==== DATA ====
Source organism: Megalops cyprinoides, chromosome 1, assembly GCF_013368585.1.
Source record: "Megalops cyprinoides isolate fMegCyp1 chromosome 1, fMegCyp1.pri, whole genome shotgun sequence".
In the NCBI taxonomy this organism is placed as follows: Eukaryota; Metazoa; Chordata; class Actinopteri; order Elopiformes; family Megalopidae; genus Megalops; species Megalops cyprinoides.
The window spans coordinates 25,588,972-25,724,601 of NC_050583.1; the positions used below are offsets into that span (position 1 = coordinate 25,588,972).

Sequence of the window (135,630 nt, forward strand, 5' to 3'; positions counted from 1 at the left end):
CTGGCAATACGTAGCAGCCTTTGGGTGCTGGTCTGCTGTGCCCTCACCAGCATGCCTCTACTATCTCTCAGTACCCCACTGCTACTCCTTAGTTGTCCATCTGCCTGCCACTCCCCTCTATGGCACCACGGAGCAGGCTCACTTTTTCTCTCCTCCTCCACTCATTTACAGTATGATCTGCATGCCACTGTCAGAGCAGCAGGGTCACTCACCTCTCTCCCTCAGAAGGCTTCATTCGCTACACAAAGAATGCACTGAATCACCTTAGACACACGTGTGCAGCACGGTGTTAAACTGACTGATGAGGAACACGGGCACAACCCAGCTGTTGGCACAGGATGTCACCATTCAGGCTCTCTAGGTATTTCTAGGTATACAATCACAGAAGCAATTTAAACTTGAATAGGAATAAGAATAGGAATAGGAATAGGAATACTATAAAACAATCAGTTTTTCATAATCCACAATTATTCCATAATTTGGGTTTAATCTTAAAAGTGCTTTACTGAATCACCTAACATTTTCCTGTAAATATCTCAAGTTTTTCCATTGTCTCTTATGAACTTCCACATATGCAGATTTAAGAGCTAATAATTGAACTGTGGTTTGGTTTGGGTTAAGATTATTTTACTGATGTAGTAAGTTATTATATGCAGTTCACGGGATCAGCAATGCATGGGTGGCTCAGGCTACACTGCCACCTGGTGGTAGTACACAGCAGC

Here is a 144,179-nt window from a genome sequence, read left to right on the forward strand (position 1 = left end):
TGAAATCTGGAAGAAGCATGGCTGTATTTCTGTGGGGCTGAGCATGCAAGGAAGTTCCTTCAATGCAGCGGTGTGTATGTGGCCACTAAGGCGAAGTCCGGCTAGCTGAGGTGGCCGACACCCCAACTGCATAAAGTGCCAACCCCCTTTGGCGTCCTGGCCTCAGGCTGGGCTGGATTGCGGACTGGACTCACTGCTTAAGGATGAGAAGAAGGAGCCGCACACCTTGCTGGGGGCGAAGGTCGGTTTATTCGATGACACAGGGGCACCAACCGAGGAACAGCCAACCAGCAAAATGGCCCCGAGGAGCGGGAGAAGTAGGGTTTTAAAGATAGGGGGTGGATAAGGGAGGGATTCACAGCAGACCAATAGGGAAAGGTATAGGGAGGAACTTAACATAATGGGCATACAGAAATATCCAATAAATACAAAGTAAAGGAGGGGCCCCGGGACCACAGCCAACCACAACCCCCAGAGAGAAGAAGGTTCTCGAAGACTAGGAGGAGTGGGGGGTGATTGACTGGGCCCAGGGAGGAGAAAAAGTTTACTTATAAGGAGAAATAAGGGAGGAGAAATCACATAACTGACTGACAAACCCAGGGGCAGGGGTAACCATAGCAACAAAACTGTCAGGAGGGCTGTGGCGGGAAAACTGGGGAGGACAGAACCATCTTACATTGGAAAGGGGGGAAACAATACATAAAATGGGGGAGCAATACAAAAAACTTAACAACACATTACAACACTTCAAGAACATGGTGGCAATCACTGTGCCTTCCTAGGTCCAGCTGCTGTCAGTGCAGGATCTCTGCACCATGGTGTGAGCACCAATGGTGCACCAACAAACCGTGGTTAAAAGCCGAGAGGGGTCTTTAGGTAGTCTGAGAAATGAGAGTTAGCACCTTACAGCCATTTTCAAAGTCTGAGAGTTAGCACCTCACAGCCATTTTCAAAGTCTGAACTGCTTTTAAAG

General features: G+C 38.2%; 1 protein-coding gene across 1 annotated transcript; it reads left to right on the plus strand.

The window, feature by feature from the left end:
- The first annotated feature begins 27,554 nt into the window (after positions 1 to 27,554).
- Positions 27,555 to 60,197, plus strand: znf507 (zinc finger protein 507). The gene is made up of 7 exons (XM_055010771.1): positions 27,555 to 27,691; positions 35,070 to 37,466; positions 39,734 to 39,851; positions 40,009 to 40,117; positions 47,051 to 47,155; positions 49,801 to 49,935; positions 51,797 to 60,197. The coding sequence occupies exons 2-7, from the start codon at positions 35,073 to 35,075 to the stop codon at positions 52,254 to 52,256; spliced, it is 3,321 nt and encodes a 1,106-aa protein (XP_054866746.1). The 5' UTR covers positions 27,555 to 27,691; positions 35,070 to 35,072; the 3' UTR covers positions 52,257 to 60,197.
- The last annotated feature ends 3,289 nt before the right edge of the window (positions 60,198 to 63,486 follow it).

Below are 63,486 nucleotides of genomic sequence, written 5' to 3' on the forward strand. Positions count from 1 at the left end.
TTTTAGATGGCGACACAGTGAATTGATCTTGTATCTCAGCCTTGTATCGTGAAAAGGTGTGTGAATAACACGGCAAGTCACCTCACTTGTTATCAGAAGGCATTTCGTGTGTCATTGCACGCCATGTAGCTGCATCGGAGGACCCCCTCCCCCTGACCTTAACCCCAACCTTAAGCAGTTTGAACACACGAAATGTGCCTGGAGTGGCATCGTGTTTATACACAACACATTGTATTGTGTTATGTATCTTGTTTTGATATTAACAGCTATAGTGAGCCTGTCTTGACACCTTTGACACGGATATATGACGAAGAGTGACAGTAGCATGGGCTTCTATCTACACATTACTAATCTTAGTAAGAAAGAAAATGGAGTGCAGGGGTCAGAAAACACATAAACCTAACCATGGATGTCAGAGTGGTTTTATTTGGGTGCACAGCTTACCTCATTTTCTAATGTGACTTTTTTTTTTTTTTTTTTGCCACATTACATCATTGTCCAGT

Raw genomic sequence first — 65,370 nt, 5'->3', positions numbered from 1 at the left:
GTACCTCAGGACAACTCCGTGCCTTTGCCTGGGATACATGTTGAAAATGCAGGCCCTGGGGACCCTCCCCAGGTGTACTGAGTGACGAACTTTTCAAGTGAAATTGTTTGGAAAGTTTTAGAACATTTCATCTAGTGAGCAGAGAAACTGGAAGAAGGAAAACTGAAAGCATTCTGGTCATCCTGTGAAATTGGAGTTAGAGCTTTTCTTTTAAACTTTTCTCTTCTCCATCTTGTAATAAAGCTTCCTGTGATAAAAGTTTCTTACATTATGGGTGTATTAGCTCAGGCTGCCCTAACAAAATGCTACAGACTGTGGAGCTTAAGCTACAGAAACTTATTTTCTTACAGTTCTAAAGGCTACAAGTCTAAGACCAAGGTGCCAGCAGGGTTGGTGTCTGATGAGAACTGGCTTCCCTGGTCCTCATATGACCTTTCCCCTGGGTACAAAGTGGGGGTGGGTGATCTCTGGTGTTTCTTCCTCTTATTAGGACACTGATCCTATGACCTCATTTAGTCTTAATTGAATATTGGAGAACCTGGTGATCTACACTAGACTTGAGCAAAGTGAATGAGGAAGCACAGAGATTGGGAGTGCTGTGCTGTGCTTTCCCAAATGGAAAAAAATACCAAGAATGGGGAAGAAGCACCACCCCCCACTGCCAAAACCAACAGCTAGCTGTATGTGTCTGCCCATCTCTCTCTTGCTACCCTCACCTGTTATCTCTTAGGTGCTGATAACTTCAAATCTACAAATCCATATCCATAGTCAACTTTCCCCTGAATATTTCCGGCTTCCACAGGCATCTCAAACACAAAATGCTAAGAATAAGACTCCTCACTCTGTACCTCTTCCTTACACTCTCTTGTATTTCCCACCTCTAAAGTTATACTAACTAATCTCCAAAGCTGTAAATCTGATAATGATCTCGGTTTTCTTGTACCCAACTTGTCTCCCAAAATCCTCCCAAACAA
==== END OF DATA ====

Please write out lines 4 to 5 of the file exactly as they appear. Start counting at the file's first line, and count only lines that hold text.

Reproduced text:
The window spans coordinates 25,588,972-25,724,601 of NC_050583.1; the positions used below are offsets into that span (position 1 = coordinate 25,588,972).

Sequence of the window (135,630 nt, forward strand, 5' to 3'; positions counted from 1 at the left end):